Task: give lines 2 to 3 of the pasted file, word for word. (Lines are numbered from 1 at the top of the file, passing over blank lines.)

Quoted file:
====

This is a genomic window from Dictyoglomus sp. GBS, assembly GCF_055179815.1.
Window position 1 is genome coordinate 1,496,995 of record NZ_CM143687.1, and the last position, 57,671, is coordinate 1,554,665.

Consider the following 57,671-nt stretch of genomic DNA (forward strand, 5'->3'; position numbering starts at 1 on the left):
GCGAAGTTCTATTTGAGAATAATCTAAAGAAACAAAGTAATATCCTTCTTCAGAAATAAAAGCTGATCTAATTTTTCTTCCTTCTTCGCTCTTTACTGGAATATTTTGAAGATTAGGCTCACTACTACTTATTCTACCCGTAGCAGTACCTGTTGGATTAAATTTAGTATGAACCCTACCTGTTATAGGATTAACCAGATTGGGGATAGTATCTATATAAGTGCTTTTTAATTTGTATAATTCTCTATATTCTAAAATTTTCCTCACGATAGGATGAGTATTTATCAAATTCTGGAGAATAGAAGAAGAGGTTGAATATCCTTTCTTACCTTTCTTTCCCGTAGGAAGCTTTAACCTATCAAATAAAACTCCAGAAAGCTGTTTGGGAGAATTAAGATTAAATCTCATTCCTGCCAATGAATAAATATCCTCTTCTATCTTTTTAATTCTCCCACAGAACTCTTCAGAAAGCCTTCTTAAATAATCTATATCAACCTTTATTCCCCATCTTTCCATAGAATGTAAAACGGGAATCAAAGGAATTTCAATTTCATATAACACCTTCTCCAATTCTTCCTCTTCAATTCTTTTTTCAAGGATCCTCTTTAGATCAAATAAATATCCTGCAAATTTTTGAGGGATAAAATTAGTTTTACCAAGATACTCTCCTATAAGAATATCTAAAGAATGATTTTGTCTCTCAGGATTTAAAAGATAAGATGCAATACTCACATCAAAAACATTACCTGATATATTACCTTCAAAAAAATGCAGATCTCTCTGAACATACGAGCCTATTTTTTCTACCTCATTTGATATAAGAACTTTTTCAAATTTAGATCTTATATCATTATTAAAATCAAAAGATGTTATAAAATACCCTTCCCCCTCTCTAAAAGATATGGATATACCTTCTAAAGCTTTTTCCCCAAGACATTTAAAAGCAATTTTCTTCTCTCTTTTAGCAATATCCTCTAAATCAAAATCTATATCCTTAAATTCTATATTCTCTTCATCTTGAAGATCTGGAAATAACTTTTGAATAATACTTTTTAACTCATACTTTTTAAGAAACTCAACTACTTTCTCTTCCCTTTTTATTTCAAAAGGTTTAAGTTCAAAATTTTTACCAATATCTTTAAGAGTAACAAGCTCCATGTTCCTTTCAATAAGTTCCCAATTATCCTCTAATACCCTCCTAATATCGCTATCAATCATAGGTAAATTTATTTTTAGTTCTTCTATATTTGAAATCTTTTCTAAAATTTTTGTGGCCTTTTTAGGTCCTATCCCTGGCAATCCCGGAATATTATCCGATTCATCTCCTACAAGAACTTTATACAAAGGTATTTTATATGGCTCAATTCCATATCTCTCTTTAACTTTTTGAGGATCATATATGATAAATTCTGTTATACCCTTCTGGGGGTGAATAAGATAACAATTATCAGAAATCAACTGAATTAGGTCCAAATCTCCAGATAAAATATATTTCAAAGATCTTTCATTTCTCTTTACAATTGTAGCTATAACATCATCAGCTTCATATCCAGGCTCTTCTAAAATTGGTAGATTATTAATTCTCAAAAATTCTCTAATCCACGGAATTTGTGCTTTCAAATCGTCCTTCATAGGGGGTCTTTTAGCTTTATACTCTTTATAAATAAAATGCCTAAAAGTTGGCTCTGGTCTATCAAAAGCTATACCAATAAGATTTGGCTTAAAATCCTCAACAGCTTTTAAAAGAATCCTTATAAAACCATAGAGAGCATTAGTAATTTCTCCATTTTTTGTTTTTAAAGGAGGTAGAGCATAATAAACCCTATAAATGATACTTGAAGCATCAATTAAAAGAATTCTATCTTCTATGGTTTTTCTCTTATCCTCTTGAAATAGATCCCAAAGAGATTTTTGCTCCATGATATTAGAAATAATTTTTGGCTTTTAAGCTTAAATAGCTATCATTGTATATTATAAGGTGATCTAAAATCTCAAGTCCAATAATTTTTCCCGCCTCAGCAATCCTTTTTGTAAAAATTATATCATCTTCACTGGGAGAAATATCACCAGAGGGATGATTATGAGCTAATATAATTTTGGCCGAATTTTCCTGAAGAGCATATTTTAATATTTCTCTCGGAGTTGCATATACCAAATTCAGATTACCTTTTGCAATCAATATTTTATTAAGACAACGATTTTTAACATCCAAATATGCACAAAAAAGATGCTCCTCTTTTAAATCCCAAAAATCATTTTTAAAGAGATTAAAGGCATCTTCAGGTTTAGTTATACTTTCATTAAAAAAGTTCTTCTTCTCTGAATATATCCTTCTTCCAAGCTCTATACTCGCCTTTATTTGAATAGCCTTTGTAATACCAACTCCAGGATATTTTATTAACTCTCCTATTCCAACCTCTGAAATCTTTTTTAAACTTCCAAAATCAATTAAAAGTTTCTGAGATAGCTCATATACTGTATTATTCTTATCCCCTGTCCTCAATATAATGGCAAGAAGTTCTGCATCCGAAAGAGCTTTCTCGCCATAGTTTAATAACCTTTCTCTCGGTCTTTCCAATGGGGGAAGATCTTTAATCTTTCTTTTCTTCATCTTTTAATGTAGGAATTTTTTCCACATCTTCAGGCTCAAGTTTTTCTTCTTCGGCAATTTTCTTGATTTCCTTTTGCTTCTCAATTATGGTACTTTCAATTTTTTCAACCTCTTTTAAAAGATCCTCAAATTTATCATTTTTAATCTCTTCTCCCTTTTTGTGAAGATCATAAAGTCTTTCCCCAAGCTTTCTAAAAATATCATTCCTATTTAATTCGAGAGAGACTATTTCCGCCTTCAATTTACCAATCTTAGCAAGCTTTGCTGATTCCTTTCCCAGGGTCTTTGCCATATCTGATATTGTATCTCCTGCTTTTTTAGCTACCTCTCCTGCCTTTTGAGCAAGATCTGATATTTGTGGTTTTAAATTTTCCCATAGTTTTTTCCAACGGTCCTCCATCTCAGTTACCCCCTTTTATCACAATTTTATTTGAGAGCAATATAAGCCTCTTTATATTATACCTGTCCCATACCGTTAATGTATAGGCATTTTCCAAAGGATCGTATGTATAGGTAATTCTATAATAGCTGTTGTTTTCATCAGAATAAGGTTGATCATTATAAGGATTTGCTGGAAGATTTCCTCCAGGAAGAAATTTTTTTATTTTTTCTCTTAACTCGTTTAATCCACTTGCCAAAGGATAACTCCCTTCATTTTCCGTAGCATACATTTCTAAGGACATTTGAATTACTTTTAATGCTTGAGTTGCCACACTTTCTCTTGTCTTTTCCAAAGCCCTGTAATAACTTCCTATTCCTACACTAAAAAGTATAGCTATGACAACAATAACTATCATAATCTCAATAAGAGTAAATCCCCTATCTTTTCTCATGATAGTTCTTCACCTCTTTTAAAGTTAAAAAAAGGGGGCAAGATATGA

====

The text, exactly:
Window position 1 is genome coordinate 1,496,995 of record NZ_CM143687.1, and the last position, 57,671, is coordinate 1,554,665.

Consider the following 57,671-nt stretch of genomic DNA (forward strand, 5'->3'; position numbering starts at 1 on the left):